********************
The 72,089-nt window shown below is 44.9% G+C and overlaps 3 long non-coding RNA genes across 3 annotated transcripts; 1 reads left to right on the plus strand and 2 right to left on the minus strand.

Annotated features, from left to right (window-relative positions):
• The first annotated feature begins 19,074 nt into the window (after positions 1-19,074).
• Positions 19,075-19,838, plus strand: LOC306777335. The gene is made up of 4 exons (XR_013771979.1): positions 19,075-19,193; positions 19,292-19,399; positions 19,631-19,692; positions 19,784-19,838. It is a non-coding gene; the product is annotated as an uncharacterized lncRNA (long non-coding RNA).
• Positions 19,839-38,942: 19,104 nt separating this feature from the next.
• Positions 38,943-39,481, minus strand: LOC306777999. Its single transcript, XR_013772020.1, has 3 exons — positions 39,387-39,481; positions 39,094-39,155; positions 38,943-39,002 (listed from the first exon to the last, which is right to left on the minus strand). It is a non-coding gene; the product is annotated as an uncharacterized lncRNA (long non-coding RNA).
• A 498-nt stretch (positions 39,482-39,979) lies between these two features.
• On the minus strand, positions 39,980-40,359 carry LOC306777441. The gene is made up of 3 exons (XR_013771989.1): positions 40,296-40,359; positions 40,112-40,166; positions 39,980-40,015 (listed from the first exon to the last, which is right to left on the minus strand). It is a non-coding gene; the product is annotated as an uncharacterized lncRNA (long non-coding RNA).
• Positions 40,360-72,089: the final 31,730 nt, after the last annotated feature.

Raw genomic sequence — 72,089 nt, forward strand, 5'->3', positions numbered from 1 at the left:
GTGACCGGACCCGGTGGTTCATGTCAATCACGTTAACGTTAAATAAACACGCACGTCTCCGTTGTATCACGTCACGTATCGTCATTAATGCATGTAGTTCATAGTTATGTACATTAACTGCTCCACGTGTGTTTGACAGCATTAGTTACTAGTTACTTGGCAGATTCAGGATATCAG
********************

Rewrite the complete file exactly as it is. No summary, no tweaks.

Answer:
The 72,089-nt window shown below is 44.9% G+C and overlaps 3 long non-coding RNA genes across 3 annotated transcripts; 1 reads left to right on the plus strand and 2 right to left on the minus strand.

Annotated features, from left to right (window-relative positions):
• The first annotated feature begins 19,074 nt into the window (after positions 1-19,074).
• Positions 19,075-19,838, plus strand: LOC306777335. The gene is made up of 4 exons (XR_013771979.1): positions 19,075-19,193; positions 19,292-19,399; positions 19,631-19,692; positions 19,784-19,838. It is a non-coding gene; the product is annotated as an uncharacterized lncRNA (long non-coding RNA).
• Positions 19,839-38,942: 19,104 nt separating this feature from the next.
• Positions 38,943-39,481, minus strand: LOC306777999. Its single transcript, XR_013772020.1, has 3 exons — positions 39,387-39,481; positions 39,094-39,155; positions 38,943-39,002 (listed from the first exon to the last, which is right to left on the minus strand). It is a non-coding gene; the product is annotated as an uncharacterized lncRNA (long non-coding RNA).
• A 498-nt stretch (positions 39,482-39,979) lies between these two features.
• On the minus strand, positions 39,980-40,359 carry LOC306777441. The gene is made up of 3 exons (XR_013771989.1): positions 40,296-40,359; positions 40,112-40,166; positions 39,980-40,015 (listed from the first exon to the last, which is right to left on the minus strand). It is a non-coding gene; the product is annotated as an uncharacterized lncRNA (long non-coding RNA).
• Positions 40,360-72,089: the final 31,730 nt, after the last annotated feature.

Raw genomic sequence — 72,089 nt, forward strand, 5'->3', positions numbered from 1 at the left:
GTGACCGGACCCGGTGGTTCATGTCAATCACGTTAACGTTAAATAAACACGCACGTCTCCGTTGTATCACGTCACGTATCGTCATTAATGCATGTAGTTCATAGTTATGTACATTAACTGCTCCACGTGTGTTTGACAGCATTAGTTACTAGTTACTTGGCAGATTCAGGATATCAG